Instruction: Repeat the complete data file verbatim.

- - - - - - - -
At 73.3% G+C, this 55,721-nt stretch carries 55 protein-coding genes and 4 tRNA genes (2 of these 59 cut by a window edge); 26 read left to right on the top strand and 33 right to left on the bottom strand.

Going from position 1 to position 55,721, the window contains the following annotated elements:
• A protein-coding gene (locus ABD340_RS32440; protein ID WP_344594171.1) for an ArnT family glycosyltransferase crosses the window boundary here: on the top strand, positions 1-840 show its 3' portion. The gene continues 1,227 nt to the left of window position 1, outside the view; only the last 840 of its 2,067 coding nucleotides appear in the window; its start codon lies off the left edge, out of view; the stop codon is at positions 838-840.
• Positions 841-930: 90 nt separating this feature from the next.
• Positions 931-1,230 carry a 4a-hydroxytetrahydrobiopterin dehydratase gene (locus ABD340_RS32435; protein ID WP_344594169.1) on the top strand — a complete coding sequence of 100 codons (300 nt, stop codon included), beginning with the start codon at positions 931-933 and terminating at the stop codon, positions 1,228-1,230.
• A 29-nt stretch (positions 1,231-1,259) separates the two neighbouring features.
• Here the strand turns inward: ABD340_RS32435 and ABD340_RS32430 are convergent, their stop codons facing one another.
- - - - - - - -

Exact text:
At 73.3% G+C, this 55,721-nt stretch carries 55 protein-coding genes and 4 tRNA genes (2 of these 59 cut by a window edge); 26 read left to right on the top strand and 33 right to left on the bottom strand.

Going from position 1 to position 55,721, the window contains the following annotated elements:
• A protein-coding gene (locus ABD340_RS32440; protein ID WP_344594171.1) for an ArnT family glycosyltransferase crosses the window boundary here: on the top strand, positions 1-840 show its 3' portion. The gene continues 1,227 nt to the left of window position 1, outside the view; only the last 840 of its 2,067 coding nucleotides appear in the window; its start codon lies off the left edge, out of view; the stop codon is at positions 838-840.
• Positions 841-930: 90 nt separating this feature from the next.
• Positions 931-1,230 carry a 4a-hydroxytetrahydrobiopterin dehydratase gene (locus ABD340_RS32435; protein ID WP_344594169.1) on the top strand — a complete coding sequence of 100 codons (300 nt, stop codon included), beginning with the start codon at positions 931-933 and terminating at the stop codon, positions 1,228-1,230.
• A 29-nt stretch (positions 1,231-1,259) separates the two neighbouring features.
• Here the strand turns inward: ABD340_RS32435 and ABD340_RS32430 are convergent, their stop codons facing one another.